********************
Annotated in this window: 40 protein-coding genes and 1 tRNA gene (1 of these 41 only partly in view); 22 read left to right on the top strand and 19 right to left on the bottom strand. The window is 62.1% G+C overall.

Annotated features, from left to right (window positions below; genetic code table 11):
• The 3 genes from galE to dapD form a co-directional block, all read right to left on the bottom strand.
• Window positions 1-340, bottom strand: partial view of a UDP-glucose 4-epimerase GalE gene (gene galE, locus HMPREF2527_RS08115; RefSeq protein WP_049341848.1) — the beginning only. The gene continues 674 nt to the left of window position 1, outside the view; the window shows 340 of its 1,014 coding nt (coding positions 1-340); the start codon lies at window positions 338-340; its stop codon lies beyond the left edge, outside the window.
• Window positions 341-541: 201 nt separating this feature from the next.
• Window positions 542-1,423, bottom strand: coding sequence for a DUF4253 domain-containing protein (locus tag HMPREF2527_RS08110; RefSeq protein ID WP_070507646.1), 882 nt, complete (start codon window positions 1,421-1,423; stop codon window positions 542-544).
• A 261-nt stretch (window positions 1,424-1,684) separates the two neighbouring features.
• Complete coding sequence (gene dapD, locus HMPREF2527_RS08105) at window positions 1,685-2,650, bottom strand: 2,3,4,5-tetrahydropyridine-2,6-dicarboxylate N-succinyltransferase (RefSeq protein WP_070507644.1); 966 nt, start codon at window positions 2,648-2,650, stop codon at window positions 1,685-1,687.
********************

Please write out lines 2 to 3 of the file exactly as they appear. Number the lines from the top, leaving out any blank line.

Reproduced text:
Annotated features, from left to right (window positions below; genetic code table 11):
• The 3 genes from galE to dapD form a co-directional block, all read right to left on the bottom strand.